ILNews

Judges don't agree candidate is 'qualified'

Back to TopCommentsE-mailPrintBookmark and Share

Indiana Court of Appeals judges disagreed as to whether an elected at-large school board candidate was "qualified" under the Indiana Constitution to take office because his election caused three members from the same school district to be on the board. The majority ruled in favor of the candidate and another winner, ruling the portion of the statute that says the person who wins the greatest number of votes wins the position controls despite conflicting subsections.

In Clarke C. Campbell v. Board of School Commissioners of the City of Indianapolis and Marion County Election Board, et al., No. 49A02-0808-CV-681, Clarke Campbell appealed the trial court ruling that the individuals who received the highest number of votes for the two at-large seats on the Indianapolis Public Schools Board should be seated despite statute saying no more than two board members may reside in the same district. Winners Michael Cohen and Elizabeth Gore caused three members to be seated from the same district.

The Board of School Commissioners for IPS originally filed the complaint following the May 2008 election seeking an interpretation of Indiana Code Section 20-25-3-4. Gore ran for Campbell's incumbent at-large seat and won. Cohen won the "open" at-large election; the vacancy was the result of a resignation from another at-large board member before his term was up.

At the time Cohen and Gore ran, they were qualified to run and both lived in IPS District 3; there was already a board member representing District 3. This violated subsection (b) of the statute that states no more than two members who serve on the board may reside in the same board district. The statute also says in subsection (e) that a candidate who runs for an at-large position wins if he or she gets the greatest number of votes of all the candidates for the position.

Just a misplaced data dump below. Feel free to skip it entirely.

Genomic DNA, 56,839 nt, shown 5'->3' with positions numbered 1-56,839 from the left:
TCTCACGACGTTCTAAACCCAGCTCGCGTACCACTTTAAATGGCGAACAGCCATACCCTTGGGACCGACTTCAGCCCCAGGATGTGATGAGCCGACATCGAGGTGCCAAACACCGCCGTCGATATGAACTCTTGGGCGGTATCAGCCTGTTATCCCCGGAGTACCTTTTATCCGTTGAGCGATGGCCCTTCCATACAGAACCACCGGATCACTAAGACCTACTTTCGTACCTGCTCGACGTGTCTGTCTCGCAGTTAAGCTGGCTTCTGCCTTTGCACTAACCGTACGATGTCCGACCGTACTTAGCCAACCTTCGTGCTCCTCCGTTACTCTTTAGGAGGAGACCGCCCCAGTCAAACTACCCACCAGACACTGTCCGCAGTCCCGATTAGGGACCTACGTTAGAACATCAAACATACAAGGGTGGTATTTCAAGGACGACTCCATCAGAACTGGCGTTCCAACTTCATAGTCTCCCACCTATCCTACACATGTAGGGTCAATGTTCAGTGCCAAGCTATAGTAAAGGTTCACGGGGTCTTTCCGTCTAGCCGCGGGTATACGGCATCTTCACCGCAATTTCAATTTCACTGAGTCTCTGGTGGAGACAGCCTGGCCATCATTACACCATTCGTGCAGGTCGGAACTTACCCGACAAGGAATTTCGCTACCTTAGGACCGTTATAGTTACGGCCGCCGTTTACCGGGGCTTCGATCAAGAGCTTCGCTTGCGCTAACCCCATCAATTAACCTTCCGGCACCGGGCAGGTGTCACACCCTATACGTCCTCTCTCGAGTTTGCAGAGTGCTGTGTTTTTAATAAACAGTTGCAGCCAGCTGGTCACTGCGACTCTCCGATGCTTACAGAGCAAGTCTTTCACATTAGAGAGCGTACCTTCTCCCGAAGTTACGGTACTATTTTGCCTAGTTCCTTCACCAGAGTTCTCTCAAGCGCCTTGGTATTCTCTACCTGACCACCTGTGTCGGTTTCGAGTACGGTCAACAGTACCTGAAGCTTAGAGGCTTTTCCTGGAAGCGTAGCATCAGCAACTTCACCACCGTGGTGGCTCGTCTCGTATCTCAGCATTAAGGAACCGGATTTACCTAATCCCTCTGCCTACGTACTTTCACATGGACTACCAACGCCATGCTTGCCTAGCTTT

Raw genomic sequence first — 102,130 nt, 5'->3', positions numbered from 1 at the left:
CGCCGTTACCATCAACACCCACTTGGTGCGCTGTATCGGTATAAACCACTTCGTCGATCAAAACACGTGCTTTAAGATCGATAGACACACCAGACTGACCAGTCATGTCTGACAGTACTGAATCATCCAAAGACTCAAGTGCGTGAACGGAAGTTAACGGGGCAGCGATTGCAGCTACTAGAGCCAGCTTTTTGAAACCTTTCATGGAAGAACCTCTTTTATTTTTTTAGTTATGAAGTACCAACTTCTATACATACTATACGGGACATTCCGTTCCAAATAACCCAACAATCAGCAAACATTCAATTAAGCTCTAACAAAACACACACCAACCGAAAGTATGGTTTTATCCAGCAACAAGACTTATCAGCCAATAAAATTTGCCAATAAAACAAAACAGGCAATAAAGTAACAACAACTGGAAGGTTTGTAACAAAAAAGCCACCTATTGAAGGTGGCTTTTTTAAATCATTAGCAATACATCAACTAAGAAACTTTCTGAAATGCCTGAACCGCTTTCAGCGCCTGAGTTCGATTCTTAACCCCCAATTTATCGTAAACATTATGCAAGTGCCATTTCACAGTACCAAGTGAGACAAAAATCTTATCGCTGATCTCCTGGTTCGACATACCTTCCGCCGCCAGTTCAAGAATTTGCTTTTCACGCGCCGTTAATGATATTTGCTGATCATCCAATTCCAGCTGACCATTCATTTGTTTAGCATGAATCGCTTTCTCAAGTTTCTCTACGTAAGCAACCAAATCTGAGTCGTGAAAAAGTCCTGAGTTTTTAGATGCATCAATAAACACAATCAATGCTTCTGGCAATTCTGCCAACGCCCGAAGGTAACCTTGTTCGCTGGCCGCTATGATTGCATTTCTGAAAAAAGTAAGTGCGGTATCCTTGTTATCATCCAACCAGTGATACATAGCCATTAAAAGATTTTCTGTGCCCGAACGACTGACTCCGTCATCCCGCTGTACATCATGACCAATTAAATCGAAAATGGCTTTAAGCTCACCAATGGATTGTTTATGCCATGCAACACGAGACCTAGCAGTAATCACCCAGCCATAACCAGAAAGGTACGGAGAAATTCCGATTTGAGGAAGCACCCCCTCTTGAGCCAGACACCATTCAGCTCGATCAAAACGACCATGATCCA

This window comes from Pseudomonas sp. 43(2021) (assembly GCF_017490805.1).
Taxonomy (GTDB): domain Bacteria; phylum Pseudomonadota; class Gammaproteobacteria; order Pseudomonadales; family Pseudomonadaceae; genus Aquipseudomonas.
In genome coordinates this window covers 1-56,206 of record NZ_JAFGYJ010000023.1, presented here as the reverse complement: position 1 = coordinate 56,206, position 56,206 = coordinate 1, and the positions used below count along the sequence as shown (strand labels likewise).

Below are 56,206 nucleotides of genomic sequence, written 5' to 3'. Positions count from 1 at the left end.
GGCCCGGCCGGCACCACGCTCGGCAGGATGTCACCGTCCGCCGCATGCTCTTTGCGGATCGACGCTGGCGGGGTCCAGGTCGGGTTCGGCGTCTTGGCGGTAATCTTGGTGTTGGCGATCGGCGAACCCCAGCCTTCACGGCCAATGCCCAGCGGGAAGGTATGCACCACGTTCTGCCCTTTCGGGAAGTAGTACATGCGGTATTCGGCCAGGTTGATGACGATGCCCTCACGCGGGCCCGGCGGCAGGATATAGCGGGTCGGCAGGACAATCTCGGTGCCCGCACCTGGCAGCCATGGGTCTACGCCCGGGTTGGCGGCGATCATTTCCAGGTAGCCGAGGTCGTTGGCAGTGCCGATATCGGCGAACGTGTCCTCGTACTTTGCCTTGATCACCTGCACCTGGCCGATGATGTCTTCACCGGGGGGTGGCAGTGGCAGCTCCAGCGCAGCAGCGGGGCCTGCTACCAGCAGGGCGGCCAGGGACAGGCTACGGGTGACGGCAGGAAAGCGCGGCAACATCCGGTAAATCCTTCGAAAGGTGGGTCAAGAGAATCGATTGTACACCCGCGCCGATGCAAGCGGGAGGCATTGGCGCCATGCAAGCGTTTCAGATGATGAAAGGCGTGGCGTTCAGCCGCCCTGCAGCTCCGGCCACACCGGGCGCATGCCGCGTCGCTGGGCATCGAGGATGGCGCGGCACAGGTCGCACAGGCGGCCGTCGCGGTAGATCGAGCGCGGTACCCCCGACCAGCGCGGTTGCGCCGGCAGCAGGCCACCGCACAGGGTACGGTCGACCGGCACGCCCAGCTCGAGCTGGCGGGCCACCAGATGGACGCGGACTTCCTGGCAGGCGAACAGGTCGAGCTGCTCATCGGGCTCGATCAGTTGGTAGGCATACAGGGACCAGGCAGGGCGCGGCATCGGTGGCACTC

The election brings up a situation in which it is impossible to adhere to both subsections, wrote Judge Paul Mathias, and the statute provides no guidance for the "rare, but potentially recurring circumstance in this case where a mid-term resignation by an at-large Board member caused both at-large seats to be vacant in the same election cycle."

The majority agreed with the trial court that subsection C(e) should control, which is later in position in the statute. It noted its conclusion is consistent with the governing rule in Indiana to uphold the will of the electorate.

The majority and Judge L. Mark Bailey disagreed as to whether Gore and Cohen were elected and qualified under Article 15, Section 3 of the Indiana Constitution. The majority concluded that "qualified" referred to actions the elected successor must take after the election to qualify for office, such as taking an oath of office. Judge Bailey believed Cohen wasn't qualified to hold an at-large position because when Gore defeated Campbell, Cohen was statutorily disqualified to hold office because he was the third person residing in the district elected to the school board. He also remained disqualified at the time he took office. In accordance with subsection (h) of the statute, Judge Bailey wrote Leroy Robinson, who held the office before Cohen was elected, should retain the position until another person is elected and qualified. The judge noted that because the "open" at-large position caused the current problem, his solution only affects that position.

The majority also urged the General Assembly to consider the circumstances of the appeal and formulate a statutory remedy should similar circumstances appear in a future election.

ADVERTISEMENT

Post a comment to this story

COMMENTS POLICY
We reserve the right to remove any post that we feel is obscene, profane, vulgar, racist, sexually explicit, abusive, or hateful.